ROCKLAND — From May 1-29 the Caldbeck Gallery, 12 Elm Street in Rockland, will open its 42nd year with the retrospective exhibition “MORRIS DAVID DORENFELD: TAPESTRY MASTER,” featuring 27 works created over the last 40 years of the artist’s long life. Dorenfeld, late of Spruce Head, passed away on Feb. 13 of this year, at the age of 85. A reception for the retrospective exhibit will be held on First Friday, May 5 from 5–7 p.m. The public is invited.
In addition, the new book on the life and art of the artist titled “The Tapestries of Morris David Dorenfeld: Paintings in Fiber” will be available at the gallery. The opening reception will include a book signing with author Chris Williamson. Proceeds from the sale of this book will go toward The Morris David Dorenfeld Foundation, which the artist established in order to fulfill his dream that his work be preserved in museums and private collections, and that funding be given to artists working in the fiber arts.
Encompassing the development of the artist’s work since 1980, the exhibit includes his final tapestry, Light at the End of the Tunnel, completed early in 2023. All the works are selected from the artist’s collection, which is being cared for by art consultant Ron Crusan of Port Clyde, and Dorenfeld’s Spruce Head neighbor and friend, Chris Williamson. The Caldbeck Gallery has represented the artist since 2008, and is exceedingly pleased to be able to once again share his work with its audience.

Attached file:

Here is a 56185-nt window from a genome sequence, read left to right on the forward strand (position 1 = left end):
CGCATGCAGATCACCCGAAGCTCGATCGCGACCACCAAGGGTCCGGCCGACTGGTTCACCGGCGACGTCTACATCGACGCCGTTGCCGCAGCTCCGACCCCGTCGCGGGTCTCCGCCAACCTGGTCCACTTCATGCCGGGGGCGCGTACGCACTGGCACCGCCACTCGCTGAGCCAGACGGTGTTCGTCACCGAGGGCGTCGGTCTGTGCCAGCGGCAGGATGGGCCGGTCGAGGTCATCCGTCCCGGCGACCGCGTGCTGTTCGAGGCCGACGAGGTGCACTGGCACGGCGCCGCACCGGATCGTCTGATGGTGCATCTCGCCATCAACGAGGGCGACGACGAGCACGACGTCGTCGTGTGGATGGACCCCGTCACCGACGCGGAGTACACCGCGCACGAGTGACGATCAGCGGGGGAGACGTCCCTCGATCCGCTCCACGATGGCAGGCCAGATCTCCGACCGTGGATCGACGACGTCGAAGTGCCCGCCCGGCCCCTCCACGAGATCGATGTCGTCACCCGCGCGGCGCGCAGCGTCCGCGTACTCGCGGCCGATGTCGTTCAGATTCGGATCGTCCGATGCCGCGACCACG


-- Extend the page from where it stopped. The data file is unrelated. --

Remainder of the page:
After studying painting in the 1960’s at the Art Institute of Chicago, as well as the Art Students’ League in New York City, Dorenfeld ultimately found his true medium a couple of decades later, when at the age of 42, just as he was moving from New Hampshire to Maine, he came upon a beautiful old barn loom stored in a farmhouse attic.
He wrote about how this discovery led to a major transition in his work, “I came to weaving through the serendipity of discovering a beautiful old barn loom in New Hampshire. It opened the door to weaving for me, and planted the idea that I could learn this iconic fiber medium, which has held me in its thrall for over four decades. I never did resurrect that old loom, though I have it still. Instead, all of my weavings are made on a much treasured vertical Finnish Varpapuu tapestry loom, around which my life and home in Maine revolve. I use the loom to weave wool tapestries – paintings in fiber. The weavings rely on compositions of harmony, proportion, balance, and above all, the visual music of color. Brilliant primary color itself is the subject of the artwork – color is king!”
Morrie’s debt to Abstract Expressionists like Willem de Kooning, Mark Rothko, and Philip Guston can be seen in his bold, uninhibited use of color. Yet, even as all artists owe a debt to those who came before, Morrie created work that evolved to be independent of influence. Through his choice of medium and his personal experience, he developed his own voice – and his own visual truth. Morrie moved to Maine in 1978 and early on was influenced by the dramatic light of the Maine coast. Although over the years his work became progressively abstract in concept, design and color, life along the shore remained a constant source of inspiration throughout his life.
Gallery hours are Tuesday to Saturday 12–4 p.m., and also by chance and by appointment. For more information please email the gallery at email@example.com.